Dry Tortugas

Dry Tortugas

[tawr-too-guhz]
noun
a group of ten small islands at the entrance to the Gulf of Mexico W of Key West: a part of Florida; the site of Fort Jefferson.
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Dry Tortugas (tɔːˈtuːɡəz)
 
n
a group of eight coral islands at the entrance to the Gulf of Mexico: part of Florida

Collins English Dictionary - Complete & Unabridged 10th Edition
2009 © William Collins Sons & Co. Ltd. 1979, 1986 © HarperCollins
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Encyclopedia Britannica
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dry tortugas

the last seven in a long string of coral islands (keys) and sandbars that extend westward from Key West (Monroe county), at the tip of southern Florida, U.S., into the Gulf of Mexico. The islands-Bush, East, Garden, Hospital, Loggerhead, Long, and Middle keys-and the unfinished Fort Jefferson (1846-76) on Garden Key were proclaimed Fort Jefferson National Monument in 1935 and became established as Dry Tortugas National Park in 1992. The park, which is within the Florida Keys National Marine Sanctuary, has a land and water area of 101 square miles (262 square km).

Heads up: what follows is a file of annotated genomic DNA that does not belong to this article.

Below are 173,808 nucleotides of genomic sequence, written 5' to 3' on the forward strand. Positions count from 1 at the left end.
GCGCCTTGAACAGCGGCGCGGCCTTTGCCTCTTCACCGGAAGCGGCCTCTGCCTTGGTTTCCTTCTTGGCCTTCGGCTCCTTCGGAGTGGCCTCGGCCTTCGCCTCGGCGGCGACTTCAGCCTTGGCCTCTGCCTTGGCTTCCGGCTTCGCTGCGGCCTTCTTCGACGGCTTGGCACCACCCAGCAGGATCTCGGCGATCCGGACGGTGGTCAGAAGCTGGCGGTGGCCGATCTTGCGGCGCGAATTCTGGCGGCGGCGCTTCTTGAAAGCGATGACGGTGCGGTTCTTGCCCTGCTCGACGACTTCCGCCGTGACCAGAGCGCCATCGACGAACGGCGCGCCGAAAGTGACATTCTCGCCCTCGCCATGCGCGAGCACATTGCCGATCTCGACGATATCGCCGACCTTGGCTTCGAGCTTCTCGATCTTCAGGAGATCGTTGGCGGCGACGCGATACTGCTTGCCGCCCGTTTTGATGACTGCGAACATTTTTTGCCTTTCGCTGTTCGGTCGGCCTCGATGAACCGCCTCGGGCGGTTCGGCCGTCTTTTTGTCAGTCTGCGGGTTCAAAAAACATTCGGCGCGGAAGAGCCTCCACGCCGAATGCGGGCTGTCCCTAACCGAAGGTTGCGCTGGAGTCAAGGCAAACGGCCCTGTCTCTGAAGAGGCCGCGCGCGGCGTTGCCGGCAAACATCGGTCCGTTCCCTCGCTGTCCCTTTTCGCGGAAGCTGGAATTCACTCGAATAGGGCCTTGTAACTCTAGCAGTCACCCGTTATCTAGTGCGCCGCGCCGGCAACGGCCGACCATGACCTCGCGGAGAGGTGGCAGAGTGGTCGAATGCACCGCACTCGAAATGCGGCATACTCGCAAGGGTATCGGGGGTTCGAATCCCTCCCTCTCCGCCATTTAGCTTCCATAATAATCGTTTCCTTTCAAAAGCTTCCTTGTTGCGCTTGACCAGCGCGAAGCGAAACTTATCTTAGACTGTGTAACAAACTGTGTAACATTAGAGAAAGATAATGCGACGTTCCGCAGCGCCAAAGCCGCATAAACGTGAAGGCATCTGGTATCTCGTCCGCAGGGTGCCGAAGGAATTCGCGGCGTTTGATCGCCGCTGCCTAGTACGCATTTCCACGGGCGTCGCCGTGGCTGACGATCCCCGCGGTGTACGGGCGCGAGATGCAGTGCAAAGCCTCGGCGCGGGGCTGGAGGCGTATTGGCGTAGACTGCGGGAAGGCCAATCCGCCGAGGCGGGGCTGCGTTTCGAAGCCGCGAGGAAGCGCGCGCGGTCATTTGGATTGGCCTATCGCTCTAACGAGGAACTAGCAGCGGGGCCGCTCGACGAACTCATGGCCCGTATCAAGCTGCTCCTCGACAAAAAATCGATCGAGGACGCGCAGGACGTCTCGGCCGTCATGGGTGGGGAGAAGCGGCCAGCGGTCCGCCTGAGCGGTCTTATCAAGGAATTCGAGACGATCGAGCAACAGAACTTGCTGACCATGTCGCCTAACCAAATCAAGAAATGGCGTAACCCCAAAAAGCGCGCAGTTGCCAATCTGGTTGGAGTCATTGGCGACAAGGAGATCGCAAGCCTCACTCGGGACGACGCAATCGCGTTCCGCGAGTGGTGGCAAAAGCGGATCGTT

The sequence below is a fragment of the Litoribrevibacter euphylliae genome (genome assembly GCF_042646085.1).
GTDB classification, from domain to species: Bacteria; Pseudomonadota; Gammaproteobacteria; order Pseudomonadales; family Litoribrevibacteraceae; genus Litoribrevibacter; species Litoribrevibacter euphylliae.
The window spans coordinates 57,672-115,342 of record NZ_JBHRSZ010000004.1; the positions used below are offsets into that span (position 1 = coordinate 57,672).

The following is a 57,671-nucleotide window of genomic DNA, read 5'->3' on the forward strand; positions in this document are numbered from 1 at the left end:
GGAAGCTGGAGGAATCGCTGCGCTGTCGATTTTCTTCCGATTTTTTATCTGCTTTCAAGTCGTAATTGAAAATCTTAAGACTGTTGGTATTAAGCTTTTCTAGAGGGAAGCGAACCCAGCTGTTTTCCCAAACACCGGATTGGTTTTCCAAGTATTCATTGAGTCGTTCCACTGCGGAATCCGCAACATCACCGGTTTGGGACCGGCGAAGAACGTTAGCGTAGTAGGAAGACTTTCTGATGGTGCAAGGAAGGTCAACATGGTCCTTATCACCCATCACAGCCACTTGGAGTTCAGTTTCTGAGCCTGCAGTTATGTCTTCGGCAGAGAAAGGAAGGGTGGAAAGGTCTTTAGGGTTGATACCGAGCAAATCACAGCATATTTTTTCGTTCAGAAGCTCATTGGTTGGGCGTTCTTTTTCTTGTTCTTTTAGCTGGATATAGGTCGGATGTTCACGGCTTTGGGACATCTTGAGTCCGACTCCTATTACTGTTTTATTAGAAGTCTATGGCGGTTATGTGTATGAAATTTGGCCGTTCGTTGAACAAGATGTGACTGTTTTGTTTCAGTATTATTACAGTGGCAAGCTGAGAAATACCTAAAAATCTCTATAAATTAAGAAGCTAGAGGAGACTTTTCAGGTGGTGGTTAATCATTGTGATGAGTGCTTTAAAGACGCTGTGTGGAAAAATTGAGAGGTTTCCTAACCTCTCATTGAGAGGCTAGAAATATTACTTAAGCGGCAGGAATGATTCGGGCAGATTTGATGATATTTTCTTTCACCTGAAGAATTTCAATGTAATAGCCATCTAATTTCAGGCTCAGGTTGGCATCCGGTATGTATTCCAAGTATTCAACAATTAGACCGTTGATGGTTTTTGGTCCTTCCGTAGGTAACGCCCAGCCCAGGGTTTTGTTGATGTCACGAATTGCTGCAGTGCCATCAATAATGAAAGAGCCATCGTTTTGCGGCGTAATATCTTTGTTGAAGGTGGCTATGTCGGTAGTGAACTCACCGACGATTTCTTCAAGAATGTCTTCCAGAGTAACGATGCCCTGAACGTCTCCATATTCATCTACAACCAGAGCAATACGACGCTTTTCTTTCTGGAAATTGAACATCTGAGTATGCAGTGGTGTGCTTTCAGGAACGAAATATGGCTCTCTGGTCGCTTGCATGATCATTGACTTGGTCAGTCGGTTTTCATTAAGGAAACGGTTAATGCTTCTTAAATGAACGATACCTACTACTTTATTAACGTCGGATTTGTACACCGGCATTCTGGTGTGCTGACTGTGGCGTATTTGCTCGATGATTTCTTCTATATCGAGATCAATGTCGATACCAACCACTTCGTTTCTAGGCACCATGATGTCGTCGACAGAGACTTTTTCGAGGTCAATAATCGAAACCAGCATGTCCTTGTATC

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Encyclopedia Britannica, 2008. Encyclopedia Britannica Online.
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